Cuticle Oil & Pedicures

Essie Apricot Cuticle Oil

This is a legacy post that I’ve given a facelift. Content is the same but may have been edited for clarity, flow, and with some thoughts from 2017.

In retrospect, this seems really obvious. Maybe it already occurred to you, but it only occurred to me recently.

Good Riddance to the Remnants

I was removing the remnants of my last DIY pedicure (China Glaze I’m With the Lifeguard; a delightfully obnoxious shimmery lime green). I didn’t do a full pedicure with callus removal, but I did file the nails into a more respectable shape and length, gently bullied the cuticles back to where they ought to be, and cleaned up the errant bits of the eponychium.

Normally, at this point, I’d throw an AHA lotion on them (like Alpha Hydrox’s 10% lotion), some cotton socks, and go to bed.

2017 Update: I don’t bother with an AHA lotion for my feet anymore with my foot care routine. Instead, I just use any thick lotion I have lying around – right now, that’s this Hawaiian Tropic After Sun lotion. It smells like lime and coconuts and summer – which is great when October is in denial about what season it should be.

Cuticle Oil + Pedicure = No Brainer

This time, I skipped the lotion because (lazy moment) it wasn’t in arm’s reach. Instead, I slapped some of my Josie Maran Argan Oil Light on them, massaged it in, and went about my evening.

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Amope Pedi Perfect Wet and Dry

Amope Pedi Perfect Wet and DryAmope Pedi Perfect Wet and Dry

Do you feel like you have more disappointing nail salon memories than relaxing, majestic ones? I know I do! The natural solution, of course, is is to take matters into my own hands – literally. For me, the biggest parts of a pedicure are correcting my eponychium and cuticles and reducing my calluses. Over the years, I’ve used plenty of products: rasps, Ped-Egg-type solutions, those horribly scary Credo blades, pumice stones, Mr. Pumi bars (which are pretty nice for mild cases and daily upkeep). A few years ago, my husband got me a ridiculous powertool shockingly good, albeit occasionally awkward-to-use motorized callus buffer. It is FANTASTIC! (yeah, caps and exclamation points) at removing the bulk of thick, unwanted calluses, but it can leave things uneven in its wake. That’s where the Amope Pedi Perfect Wet and Dry comes in.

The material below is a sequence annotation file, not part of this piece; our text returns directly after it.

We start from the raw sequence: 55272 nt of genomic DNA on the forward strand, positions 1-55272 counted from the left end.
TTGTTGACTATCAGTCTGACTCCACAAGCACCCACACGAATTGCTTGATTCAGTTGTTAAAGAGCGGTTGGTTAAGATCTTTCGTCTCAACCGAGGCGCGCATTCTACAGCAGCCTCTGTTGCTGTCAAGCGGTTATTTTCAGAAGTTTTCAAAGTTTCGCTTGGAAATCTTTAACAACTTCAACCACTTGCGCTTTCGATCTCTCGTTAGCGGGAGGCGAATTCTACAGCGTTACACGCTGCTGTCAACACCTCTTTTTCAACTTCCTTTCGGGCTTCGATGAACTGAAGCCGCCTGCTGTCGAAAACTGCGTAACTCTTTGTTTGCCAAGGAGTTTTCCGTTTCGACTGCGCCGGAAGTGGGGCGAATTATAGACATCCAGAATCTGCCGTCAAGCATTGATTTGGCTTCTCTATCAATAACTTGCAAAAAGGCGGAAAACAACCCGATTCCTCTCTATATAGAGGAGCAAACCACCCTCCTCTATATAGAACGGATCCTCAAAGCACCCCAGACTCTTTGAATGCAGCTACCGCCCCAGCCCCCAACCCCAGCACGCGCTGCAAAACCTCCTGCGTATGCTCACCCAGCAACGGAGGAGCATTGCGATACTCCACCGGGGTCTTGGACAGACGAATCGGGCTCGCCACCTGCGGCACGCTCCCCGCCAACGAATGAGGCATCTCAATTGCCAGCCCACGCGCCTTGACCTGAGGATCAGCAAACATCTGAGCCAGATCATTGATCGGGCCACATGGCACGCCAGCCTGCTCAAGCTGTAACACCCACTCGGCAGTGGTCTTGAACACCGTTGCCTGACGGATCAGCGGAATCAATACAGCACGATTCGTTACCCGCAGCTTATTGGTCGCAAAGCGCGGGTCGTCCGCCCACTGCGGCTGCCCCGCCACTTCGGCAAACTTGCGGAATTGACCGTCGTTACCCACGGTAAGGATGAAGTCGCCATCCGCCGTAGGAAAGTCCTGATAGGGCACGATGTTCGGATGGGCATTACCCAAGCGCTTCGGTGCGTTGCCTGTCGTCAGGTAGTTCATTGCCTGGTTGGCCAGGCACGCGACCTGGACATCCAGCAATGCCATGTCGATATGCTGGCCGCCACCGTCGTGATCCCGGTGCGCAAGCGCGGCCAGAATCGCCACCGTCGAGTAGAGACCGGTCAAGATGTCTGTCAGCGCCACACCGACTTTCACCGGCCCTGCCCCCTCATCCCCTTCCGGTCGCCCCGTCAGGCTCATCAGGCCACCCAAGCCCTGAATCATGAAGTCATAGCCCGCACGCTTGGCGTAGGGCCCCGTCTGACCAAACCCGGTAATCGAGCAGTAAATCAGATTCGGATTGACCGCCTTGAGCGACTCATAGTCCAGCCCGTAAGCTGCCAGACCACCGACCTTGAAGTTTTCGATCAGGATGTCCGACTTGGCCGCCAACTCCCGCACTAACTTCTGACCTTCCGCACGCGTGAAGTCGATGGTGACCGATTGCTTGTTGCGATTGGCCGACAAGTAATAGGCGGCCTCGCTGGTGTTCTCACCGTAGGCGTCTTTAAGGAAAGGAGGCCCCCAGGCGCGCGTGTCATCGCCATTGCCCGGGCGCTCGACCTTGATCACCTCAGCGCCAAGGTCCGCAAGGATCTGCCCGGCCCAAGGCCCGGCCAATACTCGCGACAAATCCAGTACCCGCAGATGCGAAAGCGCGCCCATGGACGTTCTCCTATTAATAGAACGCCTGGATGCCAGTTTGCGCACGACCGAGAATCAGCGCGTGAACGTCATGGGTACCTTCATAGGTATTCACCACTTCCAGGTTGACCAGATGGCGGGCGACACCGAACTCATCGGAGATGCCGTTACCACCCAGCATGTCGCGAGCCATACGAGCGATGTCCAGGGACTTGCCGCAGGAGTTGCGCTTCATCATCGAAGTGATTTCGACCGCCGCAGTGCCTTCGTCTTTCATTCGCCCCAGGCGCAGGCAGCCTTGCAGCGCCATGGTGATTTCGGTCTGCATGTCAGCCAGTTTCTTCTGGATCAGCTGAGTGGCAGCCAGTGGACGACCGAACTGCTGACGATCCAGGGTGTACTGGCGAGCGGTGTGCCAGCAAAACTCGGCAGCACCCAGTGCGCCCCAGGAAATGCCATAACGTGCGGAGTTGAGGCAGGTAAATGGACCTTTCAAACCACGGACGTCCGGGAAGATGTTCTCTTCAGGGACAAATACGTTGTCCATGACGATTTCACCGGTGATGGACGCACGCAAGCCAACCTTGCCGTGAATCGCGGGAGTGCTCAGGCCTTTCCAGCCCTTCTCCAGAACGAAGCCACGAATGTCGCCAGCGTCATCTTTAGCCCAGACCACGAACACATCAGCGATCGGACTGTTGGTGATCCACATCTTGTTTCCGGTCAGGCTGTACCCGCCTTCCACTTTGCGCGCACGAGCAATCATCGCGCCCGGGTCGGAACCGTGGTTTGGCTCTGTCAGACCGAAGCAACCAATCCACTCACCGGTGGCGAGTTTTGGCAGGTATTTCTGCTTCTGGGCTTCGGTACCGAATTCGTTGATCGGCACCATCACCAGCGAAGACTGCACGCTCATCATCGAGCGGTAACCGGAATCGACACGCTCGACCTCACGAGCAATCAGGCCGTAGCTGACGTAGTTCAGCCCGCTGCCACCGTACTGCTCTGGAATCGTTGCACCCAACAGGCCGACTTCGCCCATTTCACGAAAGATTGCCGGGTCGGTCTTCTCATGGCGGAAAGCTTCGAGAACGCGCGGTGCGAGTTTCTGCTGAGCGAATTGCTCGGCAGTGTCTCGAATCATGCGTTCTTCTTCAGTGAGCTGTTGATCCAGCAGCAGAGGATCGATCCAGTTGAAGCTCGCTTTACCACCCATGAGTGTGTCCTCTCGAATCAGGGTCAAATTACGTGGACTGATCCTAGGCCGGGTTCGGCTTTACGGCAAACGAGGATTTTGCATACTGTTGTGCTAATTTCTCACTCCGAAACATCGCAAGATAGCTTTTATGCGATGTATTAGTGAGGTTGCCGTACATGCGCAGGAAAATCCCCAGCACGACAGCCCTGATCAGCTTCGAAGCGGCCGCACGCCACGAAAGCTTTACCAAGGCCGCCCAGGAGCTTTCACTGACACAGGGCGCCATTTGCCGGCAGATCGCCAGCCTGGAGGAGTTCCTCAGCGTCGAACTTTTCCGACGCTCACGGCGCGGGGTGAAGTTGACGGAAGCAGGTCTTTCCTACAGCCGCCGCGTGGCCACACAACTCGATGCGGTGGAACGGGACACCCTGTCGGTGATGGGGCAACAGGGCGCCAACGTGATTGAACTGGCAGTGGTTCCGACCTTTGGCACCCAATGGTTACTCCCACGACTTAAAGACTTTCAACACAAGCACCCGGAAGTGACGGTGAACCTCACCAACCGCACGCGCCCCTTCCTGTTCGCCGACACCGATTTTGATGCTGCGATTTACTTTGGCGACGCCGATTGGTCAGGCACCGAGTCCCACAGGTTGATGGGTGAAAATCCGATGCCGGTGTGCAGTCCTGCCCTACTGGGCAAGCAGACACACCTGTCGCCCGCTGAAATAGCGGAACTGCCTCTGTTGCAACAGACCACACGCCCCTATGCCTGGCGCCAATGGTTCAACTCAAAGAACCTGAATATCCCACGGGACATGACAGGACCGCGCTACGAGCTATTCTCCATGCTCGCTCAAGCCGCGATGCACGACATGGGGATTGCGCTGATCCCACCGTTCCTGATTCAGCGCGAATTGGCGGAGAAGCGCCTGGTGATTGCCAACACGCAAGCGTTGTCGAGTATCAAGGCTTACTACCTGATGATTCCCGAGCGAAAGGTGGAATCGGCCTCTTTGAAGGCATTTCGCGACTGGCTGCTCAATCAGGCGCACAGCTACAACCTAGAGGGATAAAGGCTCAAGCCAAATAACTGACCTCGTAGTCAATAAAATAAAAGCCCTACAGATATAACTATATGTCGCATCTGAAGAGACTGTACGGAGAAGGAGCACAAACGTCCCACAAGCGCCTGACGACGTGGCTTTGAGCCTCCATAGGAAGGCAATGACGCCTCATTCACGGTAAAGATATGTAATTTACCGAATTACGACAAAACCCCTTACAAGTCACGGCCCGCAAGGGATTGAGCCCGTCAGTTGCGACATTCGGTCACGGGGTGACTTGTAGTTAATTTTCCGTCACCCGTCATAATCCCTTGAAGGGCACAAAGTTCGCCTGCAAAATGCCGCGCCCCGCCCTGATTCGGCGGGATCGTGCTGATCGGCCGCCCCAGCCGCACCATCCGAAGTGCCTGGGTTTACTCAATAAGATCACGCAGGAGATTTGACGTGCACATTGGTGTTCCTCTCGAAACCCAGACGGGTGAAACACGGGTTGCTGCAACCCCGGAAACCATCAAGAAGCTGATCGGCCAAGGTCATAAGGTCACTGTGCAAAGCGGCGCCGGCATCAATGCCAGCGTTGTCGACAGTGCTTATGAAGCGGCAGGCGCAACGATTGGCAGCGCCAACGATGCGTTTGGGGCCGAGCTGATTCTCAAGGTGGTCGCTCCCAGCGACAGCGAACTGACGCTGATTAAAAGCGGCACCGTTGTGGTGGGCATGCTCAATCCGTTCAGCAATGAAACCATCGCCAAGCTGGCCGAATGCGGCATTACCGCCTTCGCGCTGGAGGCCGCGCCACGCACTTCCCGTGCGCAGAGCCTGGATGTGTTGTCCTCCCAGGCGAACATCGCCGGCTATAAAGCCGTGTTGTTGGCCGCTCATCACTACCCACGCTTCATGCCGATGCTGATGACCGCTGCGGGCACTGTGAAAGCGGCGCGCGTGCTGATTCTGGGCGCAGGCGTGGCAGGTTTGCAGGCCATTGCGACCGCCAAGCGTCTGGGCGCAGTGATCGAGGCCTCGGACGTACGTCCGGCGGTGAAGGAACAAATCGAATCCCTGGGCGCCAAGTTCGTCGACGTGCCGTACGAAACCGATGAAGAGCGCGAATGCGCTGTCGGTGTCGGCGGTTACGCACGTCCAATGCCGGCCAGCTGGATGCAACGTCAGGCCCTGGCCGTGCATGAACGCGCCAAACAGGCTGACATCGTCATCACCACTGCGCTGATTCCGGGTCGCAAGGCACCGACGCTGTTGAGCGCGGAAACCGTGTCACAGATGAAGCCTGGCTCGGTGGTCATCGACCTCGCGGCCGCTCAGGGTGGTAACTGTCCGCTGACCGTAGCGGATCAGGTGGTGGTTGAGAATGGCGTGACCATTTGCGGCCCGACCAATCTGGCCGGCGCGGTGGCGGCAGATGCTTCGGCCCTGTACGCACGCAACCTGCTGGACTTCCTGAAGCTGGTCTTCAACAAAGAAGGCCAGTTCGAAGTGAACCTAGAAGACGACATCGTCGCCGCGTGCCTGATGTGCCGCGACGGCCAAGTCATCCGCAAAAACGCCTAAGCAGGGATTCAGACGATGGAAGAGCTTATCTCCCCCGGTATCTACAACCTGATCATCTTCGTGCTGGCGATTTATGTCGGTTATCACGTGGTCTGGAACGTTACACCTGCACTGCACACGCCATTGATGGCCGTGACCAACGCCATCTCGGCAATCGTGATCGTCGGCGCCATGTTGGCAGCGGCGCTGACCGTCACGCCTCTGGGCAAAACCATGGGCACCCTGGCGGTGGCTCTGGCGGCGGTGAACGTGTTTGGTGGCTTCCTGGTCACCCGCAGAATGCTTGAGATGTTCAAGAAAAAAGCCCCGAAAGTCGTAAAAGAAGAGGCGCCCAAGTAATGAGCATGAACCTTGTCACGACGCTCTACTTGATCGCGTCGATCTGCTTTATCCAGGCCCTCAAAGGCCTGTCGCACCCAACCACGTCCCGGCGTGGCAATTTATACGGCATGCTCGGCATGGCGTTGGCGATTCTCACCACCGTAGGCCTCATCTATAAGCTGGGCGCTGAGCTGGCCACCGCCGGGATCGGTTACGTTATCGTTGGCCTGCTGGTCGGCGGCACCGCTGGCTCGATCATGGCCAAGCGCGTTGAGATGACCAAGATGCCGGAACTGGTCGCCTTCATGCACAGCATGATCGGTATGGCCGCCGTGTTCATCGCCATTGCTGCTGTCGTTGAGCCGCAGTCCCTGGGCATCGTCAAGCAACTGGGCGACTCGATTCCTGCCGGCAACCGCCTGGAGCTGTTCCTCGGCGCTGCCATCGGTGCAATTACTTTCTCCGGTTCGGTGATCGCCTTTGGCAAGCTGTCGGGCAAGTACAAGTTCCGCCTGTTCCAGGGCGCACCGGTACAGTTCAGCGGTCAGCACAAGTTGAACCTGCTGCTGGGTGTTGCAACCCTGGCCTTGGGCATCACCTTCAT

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November 2015 Favorites

November 2015 FavoritesNovember 2015 Favorites
1. Les Mirages File, $1 / 2. Thera Tears Eye Drops, $9
3. Dr Scholls Paraffin Bath, $40 / 4. Ponds Luminous Finish BB+, $10

Honestly, I haven’t been too focused on my own beauty-related pursuits this month simply because my plate has been relatively full. Keep reading for details on my November 2015 Favorites!

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Tip2Toe Electric Callus Tool

I am a fan of flip-flops.

Seriously, you don’t know. I wore them in the winter until I moved somewhere Truly Snowy in the Winter (and have since wised up). I have a $50 pair of Rainbows and they are joy.

(I never claimed to be fashionable.)

Tip2Toe - Box

Anyway, as a result of being flip-flop-focused, I need to pay a little more attention to pedicures. Last Christmas, my husband got me a Tip2Toe Electric Callus tool (knowing my pedi-obsession) from Amazon. It is a high-powered (and I do mean high) electric rotary tool that you use to buff dead skin from your feet. I had actually considered just getting a dremel (not because my feet are atrocious, but because I’m lazy) – but I couldn’t figure out what grit(s) would be safe to use.